This example demonstrates the difference between a theoretical observation and a realized observation. A theoretical observation is a random variable with a probability distribution, while its realization is a number. Some statistical concepts have different word concept from its realization. For example, an estimator is a random variable, while an estimate is it realization. But this is an exception. Most statistical concepts - and 'observation' is one of them - have only one word to denote both. In the previous chapter, observations were realized (given the data), but now they denote theoretical (random) data.
This an excerpt from an econometrics book. I would like to focus on the estimator part. I need two clarifications.
I am not happy now because the answer of @whuber here What is the relation between estimator and estimate? seems to contradict with this excerpt which says an estimator is a random variable. According to this excerpt, as I interpret it, the OLS estimator is a random variable because it depends on X and y, which are random, and hence it has a sampling distribution. Therefore it has a variance (that we estimate). OLS estimator is a statistic. This thread also claims that the estimator is a random variable Why is an estimator considered a random variable?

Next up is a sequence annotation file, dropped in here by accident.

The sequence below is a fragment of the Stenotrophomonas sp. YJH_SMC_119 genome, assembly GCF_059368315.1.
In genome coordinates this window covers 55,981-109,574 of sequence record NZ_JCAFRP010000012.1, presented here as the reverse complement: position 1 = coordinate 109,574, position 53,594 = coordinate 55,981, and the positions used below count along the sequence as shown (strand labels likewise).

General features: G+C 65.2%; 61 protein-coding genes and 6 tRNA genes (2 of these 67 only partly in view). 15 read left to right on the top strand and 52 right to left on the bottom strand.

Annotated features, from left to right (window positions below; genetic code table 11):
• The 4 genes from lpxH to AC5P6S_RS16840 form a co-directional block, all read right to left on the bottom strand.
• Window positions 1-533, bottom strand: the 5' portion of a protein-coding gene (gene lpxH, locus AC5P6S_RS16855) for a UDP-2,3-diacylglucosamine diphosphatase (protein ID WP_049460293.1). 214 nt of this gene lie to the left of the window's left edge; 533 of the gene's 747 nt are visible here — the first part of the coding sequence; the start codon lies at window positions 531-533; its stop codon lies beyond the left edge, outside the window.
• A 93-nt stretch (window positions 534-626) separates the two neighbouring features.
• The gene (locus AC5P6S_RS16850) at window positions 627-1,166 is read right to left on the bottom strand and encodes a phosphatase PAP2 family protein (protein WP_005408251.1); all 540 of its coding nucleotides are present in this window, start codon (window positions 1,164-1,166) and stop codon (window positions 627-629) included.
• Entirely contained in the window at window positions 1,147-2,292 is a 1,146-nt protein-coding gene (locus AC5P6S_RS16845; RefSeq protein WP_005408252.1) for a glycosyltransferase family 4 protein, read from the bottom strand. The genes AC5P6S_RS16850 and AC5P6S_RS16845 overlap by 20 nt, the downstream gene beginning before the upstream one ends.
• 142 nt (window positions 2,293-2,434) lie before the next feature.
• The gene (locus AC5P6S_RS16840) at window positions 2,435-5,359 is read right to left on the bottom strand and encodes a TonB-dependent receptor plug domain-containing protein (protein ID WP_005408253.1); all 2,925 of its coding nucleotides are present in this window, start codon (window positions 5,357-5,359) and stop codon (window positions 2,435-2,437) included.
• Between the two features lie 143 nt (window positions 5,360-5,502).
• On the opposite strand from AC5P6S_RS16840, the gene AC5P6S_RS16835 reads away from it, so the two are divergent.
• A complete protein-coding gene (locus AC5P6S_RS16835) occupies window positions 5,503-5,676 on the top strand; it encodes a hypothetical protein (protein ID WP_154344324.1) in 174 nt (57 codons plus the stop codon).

Given what is above, is it true that when talking about the variance, we should always talk about the variance of the estimator and not the variance of the estimate? An estimate is not a random variable. But if you search google, you will find countless hits that talk about the "variance of the OLS estimate".
It may help this thread if we keep the discussion within the bounds of econometrics and not get into very complex mathematical perspectives.